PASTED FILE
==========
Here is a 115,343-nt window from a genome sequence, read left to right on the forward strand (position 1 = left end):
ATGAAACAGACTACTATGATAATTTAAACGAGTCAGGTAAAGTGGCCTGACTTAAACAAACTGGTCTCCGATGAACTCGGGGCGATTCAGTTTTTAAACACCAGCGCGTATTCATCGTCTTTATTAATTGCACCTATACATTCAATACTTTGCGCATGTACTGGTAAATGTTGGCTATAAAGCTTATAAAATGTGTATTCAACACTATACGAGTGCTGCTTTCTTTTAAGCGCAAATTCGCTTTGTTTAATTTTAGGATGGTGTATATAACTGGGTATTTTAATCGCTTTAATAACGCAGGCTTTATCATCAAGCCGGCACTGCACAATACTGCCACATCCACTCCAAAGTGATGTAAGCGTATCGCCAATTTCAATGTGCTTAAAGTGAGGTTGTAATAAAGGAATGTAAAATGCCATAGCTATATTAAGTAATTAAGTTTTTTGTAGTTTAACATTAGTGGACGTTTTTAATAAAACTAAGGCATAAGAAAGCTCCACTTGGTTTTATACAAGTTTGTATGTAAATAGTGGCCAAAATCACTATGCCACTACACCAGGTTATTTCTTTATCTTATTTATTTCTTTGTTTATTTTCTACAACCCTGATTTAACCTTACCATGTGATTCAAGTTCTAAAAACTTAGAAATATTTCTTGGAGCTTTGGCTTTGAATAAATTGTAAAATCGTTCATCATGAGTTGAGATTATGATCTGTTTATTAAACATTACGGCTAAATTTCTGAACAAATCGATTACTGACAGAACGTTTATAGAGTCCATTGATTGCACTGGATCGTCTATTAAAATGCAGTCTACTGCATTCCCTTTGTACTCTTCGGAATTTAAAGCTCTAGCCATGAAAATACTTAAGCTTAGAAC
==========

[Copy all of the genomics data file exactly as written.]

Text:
Here is a 115,343-nt window from a genome sequence, read left to right on the forward strand (position 1 = left end):
ATGAAACAGACTACTATGATAATTTAAACGAGTCAGGTAAAGTGGCCTGACTTAAACAAACTGGTCTCCGATGAACTCGGGGCGATTCAGTTTTTAAACACCAGCGCGTATTCATCGTCTTTATTAATTGCACCTATACATTCAATACTTTGCGCATGTACTGGTAAATGTTGGCTATAAAGCTTATAAAATGTGTATTCAACACTATACGAGTGCTGCTTTCTTTTAAGCGCAAATTCGCTTTGTTTAATTTTAGGATGGTGTATATAACTGGGTATTTTAATCGCTTTAATAACGCAGGCTTTATCATCAAGCCGGCACTGCACAATACTGCCACATCCACTCCAAAGTGATGTAAGCGTATCGCCAATTTCAATGTGCTTAAAGTGAGGTTGTAATAAAGGAATGTAAAATGCCATAGCTATATTAAGTAATTAAGTTTTTTGTAGTTTAACATTAGTGGACGTTTTTAATAAAACTAAGGCATAAGAAAGCTCCACTTGGTTTTATACAAGTTTGTATGTAAATAGTGGCCAAAATCACTATGCCACTACACCAGGTTATTTCTTTATCTTATTTATTTCTTTGTTTATTTTCTACAACCCTGATTTAACCTTACCATGTGATTCAAGTTCTAAAAACTTAGAAATATTTCTTGGAGCTTTGGCTTTGAATAAATTGTAAAATCGTTCATCATGAGTTGAGATTATGATCTGTTTATTAAACATTACGGCTAAATTTCTGAACAAATCGATTACTGACAGAACGTTTATAGAGTCCATTGATTGCACTGGATCGTCTATTAAAATGCAGTCTACTGCATTCCCTTTGTACTCTTCGGAATTTAAAGCTCTAGCCATGAAAATACTTAAGCTTAGAAC